It is 1948 in LA and Ezikeal "Easy" Rawlins, an African-American World War II veteran, is looking for work. At his friend's bar, he is introduced to a white man, DeWitt Albright, who is looking for someone to help him find a missing white woman assumed to be hiding somewhere in LA's Black community. This woman, Daphane Monet, happens to be the fiancée of a wealthy "blue blood," Todd Carter, who is currently the favorite in the city's mayoralty race. Daphane Monet is known to frequent the Black jazz clubs in LA. Easy, innocently, accepts Albright's offer; however, he quickly finds himself amidst murder, crooked cops, ruthless politicians, and brutalizing hoodlums. This is a Chandler-esque "who-done-it" with an African-American theme. Written by
Joel Schesser <email@example.com>
Dazzling atmosphere, Washington make this a winner
Denzel Washington plays Easy Rawlins, a down-on-his-luck sometime machinist, sometime detective in late-1940's L.A. Seems someone wants him to find a mysterious white lady in a blue dress (Jennifer Beals)who's thought to have been seen in a blacks-only club. Enter Easy, who with his connections can get into the club and find the girl. But, of course, there's more to this plot than just that, or else it'd be a mighty short film.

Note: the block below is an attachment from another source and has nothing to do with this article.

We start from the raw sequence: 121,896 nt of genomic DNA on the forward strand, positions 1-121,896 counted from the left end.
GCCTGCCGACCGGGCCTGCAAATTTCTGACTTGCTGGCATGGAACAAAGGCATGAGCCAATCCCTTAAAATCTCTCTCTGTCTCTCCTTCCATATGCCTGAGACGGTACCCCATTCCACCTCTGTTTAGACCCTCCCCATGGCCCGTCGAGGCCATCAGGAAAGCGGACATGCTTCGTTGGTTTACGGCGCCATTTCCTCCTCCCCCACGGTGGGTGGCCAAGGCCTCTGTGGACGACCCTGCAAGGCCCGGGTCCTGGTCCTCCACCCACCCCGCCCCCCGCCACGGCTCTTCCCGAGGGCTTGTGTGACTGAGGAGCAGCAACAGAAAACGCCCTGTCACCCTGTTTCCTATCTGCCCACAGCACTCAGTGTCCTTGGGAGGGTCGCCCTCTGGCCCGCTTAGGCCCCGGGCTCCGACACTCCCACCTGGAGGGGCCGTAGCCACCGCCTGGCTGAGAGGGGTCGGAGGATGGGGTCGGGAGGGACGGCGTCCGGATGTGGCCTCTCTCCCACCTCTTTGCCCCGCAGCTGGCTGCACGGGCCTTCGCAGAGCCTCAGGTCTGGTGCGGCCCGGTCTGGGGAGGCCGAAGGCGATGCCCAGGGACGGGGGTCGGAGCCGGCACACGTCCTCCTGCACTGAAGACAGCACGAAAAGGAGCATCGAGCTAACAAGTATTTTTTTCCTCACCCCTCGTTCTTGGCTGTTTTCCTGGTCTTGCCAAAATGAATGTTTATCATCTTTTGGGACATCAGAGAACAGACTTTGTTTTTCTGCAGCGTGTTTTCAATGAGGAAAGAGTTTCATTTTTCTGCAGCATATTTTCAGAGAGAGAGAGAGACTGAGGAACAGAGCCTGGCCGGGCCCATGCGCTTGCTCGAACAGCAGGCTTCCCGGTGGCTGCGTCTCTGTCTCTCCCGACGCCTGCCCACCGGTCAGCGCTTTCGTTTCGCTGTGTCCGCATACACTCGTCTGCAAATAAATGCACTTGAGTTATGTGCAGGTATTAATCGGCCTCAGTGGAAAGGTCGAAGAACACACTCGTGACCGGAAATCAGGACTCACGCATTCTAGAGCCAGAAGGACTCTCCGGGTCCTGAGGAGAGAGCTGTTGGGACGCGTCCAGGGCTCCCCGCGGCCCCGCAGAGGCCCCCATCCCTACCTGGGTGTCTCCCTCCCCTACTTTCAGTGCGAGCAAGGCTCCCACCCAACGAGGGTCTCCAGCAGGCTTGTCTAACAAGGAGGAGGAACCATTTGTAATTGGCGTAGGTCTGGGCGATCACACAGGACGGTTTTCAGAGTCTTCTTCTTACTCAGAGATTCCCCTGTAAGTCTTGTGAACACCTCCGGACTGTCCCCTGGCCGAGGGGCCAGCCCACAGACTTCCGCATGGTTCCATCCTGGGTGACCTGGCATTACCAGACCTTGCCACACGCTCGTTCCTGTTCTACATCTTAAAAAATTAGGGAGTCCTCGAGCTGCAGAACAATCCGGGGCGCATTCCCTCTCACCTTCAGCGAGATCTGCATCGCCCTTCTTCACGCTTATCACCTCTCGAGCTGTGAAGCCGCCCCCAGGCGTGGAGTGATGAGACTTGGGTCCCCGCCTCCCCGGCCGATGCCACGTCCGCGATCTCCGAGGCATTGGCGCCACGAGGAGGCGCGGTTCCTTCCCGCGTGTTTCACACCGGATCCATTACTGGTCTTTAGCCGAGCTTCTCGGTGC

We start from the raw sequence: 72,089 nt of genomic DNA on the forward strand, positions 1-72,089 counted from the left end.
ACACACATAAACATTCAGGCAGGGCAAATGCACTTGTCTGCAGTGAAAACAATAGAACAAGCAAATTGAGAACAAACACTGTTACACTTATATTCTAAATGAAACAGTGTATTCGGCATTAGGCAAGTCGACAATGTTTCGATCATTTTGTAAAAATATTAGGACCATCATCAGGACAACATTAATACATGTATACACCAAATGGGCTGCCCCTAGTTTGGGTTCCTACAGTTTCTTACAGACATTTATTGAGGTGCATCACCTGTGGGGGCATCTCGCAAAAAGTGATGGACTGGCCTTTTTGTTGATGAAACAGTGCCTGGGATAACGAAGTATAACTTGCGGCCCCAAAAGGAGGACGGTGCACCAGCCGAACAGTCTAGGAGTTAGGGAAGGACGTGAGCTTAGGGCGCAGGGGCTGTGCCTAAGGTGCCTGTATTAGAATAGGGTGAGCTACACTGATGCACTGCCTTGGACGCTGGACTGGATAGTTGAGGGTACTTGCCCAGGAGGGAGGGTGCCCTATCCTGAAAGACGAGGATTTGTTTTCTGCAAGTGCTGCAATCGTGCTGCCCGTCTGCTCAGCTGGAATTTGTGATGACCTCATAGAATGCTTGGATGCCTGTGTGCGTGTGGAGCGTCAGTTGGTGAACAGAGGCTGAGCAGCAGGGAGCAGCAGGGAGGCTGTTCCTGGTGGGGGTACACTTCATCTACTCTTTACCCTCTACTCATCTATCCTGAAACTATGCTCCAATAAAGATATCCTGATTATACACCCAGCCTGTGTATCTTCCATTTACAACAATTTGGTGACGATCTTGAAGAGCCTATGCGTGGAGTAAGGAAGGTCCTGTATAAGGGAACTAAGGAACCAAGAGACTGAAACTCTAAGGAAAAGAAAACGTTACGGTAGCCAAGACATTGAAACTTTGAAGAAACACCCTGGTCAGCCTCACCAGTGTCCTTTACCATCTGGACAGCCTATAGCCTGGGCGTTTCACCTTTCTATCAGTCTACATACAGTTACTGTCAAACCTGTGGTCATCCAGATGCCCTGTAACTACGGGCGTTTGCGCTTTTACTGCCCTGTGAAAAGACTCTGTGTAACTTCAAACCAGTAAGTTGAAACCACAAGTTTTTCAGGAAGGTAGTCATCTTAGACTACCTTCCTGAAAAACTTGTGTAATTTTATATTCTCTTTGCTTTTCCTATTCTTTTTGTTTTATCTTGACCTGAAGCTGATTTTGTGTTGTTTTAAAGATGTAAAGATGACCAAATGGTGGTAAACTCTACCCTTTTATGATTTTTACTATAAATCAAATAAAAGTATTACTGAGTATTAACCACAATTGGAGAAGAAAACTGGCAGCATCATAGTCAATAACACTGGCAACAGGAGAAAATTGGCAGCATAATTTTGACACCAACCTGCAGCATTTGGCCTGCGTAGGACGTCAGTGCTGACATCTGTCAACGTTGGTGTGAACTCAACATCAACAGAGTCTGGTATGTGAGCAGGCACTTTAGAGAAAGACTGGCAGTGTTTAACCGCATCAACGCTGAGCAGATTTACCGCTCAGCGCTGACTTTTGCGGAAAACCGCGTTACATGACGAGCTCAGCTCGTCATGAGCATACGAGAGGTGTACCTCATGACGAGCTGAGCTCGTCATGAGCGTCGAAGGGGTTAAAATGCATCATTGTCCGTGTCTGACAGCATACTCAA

The atmosphere is a major asset here; director Carl Franklin has done a magnificent job not only of recreating the Los Angeles of the late forties but also of showing the story from the black perspective, a rarity in film. All the sights and sounds are there, and if you concentrate real hard you can even detect the smells, too. Washington's aces, of course, as usual; makes you wonder if he'll do any more adaptations of Walter Mosley books starring Easy Rawlins. He's aided by a very good supporting cast, including Beals and Tom Sizemore (playing a heavy, surprise surprise!). Fans of Washington should watch this, but really anyone who likes film noir will approve.
16 of 16 people found this review helpful.
Was this review helpful to you?